Tuesday, February 26, 2013

Narrating Writing Experiences: When Students Want to Know Teacher as Writer

Today, as I attempted to prep students for one-on-one conferences, I had them answer a list of questions to bring to our meeting. My last questions was "Do you have any questions for me about writing?" I expected a bunch of requests for specific instruction, such as "how do I write the perfect conclusion?" or "what are some ways I can come up with topics?", but what I got instead were several questions about my own experiences with writing. They asked me about my feelings about writing, whether I deal with constraints, the kinds of vocabulary I use when I write, why I teach writing the way I do, who my favorite authors are, and what I consider "good" writing.

I guess what this suggests to me is that I need to be more transparent about my own struggles and successes with writing. Students want to know who their teacher is as a writer. They don't seem to want to me to establish credibility and claim myself as a writer. Instead, it seems like they are genuinely curious as to what happens in the upper ranks of academia. Or perhaps, they just want to relate. This is something I did not expect when I posed the question.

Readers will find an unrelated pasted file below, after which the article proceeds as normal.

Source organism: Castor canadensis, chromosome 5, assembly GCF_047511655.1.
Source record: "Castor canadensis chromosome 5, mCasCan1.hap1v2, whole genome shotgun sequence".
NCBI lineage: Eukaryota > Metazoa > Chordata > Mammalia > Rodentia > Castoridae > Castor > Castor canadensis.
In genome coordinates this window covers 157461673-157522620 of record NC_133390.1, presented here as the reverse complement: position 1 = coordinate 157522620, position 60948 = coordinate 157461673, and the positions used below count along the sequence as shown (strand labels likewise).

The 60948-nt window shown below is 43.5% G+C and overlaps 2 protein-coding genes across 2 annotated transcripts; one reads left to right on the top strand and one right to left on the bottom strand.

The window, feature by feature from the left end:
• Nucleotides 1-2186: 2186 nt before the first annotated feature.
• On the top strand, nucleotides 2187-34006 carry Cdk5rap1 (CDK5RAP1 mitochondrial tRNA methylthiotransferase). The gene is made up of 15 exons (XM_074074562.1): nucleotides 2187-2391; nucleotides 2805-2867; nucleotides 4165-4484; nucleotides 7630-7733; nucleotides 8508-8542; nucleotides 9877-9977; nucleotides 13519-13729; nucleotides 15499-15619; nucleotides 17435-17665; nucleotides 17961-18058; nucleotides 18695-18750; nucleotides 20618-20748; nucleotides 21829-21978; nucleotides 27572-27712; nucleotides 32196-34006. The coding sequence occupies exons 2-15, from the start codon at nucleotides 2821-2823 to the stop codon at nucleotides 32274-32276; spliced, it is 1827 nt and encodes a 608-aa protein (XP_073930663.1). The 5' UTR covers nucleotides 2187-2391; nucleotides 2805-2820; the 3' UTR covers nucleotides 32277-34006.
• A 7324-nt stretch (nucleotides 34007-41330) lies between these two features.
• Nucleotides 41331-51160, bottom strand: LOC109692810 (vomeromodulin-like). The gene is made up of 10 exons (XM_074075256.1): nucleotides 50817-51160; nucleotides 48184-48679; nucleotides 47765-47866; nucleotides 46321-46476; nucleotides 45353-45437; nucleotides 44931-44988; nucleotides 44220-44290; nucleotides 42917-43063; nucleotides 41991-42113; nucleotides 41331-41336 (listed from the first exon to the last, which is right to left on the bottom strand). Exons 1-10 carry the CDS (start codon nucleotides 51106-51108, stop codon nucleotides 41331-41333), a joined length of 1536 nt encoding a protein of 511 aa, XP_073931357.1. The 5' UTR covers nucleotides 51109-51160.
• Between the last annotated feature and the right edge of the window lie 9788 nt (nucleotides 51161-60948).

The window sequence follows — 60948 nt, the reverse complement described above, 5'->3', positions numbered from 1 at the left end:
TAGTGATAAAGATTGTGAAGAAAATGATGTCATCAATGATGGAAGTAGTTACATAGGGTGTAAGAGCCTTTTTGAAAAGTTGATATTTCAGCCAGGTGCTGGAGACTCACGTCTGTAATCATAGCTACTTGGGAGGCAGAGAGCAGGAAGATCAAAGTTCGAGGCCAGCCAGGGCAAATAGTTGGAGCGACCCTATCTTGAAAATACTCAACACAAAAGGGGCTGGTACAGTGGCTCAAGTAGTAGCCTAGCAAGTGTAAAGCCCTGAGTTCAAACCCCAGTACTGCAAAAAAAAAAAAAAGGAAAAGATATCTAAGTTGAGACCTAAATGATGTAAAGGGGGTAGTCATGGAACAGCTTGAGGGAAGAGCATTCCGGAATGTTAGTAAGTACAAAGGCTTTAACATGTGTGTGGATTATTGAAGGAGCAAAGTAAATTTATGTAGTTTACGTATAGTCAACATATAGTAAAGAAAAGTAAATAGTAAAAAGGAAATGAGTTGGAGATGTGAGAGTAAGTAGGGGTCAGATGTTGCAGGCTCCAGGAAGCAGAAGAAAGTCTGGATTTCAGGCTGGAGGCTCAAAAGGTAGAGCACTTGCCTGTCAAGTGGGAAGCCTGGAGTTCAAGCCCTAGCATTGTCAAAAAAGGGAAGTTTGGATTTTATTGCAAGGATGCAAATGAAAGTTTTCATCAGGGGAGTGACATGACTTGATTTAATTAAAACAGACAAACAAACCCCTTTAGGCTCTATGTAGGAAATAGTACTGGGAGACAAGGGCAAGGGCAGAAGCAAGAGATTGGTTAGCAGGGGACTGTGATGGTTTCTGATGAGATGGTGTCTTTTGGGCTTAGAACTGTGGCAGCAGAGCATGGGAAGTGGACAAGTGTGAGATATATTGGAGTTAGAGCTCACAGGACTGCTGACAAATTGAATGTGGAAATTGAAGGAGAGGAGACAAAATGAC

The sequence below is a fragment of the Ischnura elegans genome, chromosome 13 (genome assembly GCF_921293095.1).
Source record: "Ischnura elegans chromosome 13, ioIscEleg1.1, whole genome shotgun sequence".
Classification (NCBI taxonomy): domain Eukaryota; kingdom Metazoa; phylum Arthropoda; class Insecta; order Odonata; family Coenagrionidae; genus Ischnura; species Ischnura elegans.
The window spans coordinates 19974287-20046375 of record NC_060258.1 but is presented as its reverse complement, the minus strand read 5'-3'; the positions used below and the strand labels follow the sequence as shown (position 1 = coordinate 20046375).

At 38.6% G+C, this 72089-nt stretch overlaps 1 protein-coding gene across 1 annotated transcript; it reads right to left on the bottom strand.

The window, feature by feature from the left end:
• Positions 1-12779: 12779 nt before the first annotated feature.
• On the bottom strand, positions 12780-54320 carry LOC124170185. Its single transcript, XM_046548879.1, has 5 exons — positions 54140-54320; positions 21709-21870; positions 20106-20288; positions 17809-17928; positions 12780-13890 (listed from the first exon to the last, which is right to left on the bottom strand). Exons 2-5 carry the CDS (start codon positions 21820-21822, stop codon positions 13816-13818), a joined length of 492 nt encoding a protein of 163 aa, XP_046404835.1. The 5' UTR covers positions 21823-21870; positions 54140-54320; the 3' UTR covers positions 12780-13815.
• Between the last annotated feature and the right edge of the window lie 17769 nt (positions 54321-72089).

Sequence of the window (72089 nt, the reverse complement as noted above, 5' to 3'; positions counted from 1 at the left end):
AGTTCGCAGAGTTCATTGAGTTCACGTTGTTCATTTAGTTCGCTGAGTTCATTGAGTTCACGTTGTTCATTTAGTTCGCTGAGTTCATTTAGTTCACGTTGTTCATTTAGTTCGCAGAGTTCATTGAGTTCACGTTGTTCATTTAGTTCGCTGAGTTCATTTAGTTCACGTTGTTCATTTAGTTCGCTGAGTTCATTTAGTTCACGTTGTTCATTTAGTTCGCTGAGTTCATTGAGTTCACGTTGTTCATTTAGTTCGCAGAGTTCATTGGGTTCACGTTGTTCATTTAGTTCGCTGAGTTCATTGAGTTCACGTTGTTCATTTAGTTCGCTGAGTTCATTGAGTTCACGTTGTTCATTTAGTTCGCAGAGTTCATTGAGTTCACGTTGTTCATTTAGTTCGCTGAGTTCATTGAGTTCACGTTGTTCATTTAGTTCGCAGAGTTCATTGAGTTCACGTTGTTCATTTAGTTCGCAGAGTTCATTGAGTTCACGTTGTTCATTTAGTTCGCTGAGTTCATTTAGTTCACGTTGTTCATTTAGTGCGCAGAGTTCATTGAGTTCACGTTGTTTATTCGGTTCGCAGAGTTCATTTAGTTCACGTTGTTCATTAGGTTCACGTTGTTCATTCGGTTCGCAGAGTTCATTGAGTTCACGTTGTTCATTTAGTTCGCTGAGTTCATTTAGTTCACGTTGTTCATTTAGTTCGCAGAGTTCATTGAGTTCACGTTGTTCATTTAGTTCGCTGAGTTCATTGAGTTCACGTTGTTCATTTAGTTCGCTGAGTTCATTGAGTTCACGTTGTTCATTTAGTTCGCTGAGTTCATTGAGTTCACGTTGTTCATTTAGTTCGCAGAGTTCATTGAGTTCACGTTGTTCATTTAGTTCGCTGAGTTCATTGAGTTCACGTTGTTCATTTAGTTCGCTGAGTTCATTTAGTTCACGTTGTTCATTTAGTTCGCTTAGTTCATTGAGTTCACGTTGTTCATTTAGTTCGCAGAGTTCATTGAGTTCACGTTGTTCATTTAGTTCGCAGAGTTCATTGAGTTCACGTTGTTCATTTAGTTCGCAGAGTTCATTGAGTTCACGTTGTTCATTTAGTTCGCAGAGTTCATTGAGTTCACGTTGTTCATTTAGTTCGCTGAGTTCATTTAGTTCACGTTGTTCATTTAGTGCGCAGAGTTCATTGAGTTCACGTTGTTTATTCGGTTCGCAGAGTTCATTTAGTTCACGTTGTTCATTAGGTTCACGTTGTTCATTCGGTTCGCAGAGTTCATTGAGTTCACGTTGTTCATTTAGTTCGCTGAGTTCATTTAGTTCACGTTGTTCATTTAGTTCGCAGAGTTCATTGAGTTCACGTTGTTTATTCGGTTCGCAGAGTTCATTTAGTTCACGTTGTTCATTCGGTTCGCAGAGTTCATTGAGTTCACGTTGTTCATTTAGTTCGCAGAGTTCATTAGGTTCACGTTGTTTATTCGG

Typically, I resist talking about my own writing in class. Partially, this is an attempt to avoid sharing to0 much of my personal preferences with my students. I don't want students to feel isolated or constrained if they feel like we don't share views. I also don't want them to shape their writing around my interests thinking that they'll earn higher grades. I like to see what they can come up with when those types of constraints are removed.

Not sharing the personal is only part of it. The other part is that I don't talk much about my experiences with writing because I assumed students would find it boring. Sure, sometimes I'll throw in a "yeah, I have a hard time with focusing too when I have a lot of ideas about a topic" or other little quips, but I rarely offer narratives. What these questions suggest, however, is that maybe I need to do more of this.

I'd love to know how much students want to know about their instructors' writing. Do you want the examples and narratives? I'd also love to know how much instructors are already sharing with their classes. Do you offer quick one-liners? Do you take the time to share narratives about your writing experiences? Do you have question-and-answer sessions about writing, as one fabulous colleague of mine said she has done?